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Difference between revisions of "EclipseLink/Examples/JPARS/SimpleJAXB"

 
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Execute the finAll named query as in the simple example: GET&nbsp;http://localhost:8080/student.web/persistence/v1.0/jpars_example_student/query/Student.findAll to execute named query findAll query as defined in the eclipselink.example.jpars.student.model.Student entity.  Inspect the output. Now the name is represented in XML as an attribute and is called fullname.  The JSON representation shows a key named fullname as attributes and elements are treated the same in JSON.
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Execute the findAll named query as in the simple example: GET&nbsp;http://localhost:8080/student.web/persistence/v1.0/jpars_example_student/query/Student.findAll to execute named query findAll query as defined in the eclipselink.example.jpars.student.model.Student entity.  Inspect the output. Now the name is represented in XML as an attribute and is called fullname.  The JSON representation shows a key named fullname as attributes and elements are treated the same in JSON.

Latest revision as of 13:23, 15 April 2013

Overview

By adding JAXB annotations to the model classes of your JPA-RS application you can modify the format of the XML and JSON produced and accepted. JAXB annotations can be specified directly on your model classes or they can be specified in a bindings file. This example will demonstrate adding JAXB annotations to the model classes.

This example builds upon Simple JPARS Example and assumes you have successfully deployed the student application.

Example

  • Step 1:

Step through the Simple JPARS Example

At this point a sample student would be represented in JSON like this:

{
    "id": 65,
    "name": "Jane Smith",
    "courses": [
        {
            "id":101,
            "name": "math"
        },
        {
            "id":102,
            "name": "english"
        }
    ]
}

And the same student would be represented in XML like this

<student>
   <id>85</id>
   <name>Bob Smith</name>
   <courses>
      <id>101</id>
      <name>math</name>
   </courses>
   <courses>
      <id>103</id>
      <name>science</name>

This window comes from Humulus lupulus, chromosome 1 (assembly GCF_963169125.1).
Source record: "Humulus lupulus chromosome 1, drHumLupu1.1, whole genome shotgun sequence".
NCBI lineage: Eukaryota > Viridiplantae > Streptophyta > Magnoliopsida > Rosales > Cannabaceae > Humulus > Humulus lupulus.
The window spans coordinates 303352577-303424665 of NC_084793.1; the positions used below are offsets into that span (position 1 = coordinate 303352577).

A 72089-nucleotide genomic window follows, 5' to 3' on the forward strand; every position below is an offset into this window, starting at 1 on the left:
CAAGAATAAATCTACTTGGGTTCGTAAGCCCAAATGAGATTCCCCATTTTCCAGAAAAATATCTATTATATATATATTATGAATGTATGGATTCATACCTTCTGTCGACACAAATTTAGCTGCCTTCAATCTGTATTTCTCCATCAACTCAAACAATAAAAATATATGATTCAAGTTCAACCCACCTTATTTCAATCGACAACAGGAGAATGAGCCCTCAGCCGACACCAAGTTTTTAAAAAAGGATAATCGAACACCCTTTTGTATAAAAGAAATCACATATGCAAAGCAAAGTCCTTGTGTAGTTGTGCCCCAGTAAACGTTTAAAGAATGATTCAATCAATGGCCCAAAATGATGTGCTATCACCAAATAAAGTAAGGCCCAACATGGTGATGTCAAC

</courses>
</student>

NOTE - to switch between JSON and XML add a Header called "accept" with value either "application/xml" or "application/json"

  • Step 2:

Modify your model classes with some JAXB annotations. In Student.java add the javax.xml.bind.annotation.XmlAttribute annotation to the name variable

   @XmlAttribute(name="fullname")
   private String name;
  • Step 3: Redeploy the application
  • Step 4:

Now if you try to add some students with the same XML or JSON from step 1 you will see that the name element is now fullname. Now the acceptable JSON format to insert a student is:

{
    "id": 65,
    "fullname":"Jane Smith",
    "courses": [
        {
            "id":101,
            "name": "math"
        },
        {
            "id":102,
            "name": "english"
        }
    ]
}

And the new XML format is:

<student fullname="Bob Smith">
   <id>85</id>
   <courses>
      <id>101</id>
      <name>math</name>
   </courses>
   <courses>
      <id>103</id>
      <name>science</name>
   </courses>
</student>3

Execute the findAll named query as in the simple example: GET http://localhost:8080/student.web/persistence/v1.0/jpars_example_student/query/Student.findAll to execute named query findAll query as defined in the eclipselink.example.jpars.student.model.Student entity. Inspect the output. Now the name is represented in XML as an attribute and is called fullname. The JSON representation shows a key named fullname as attributes and elements are treated the same in JSON.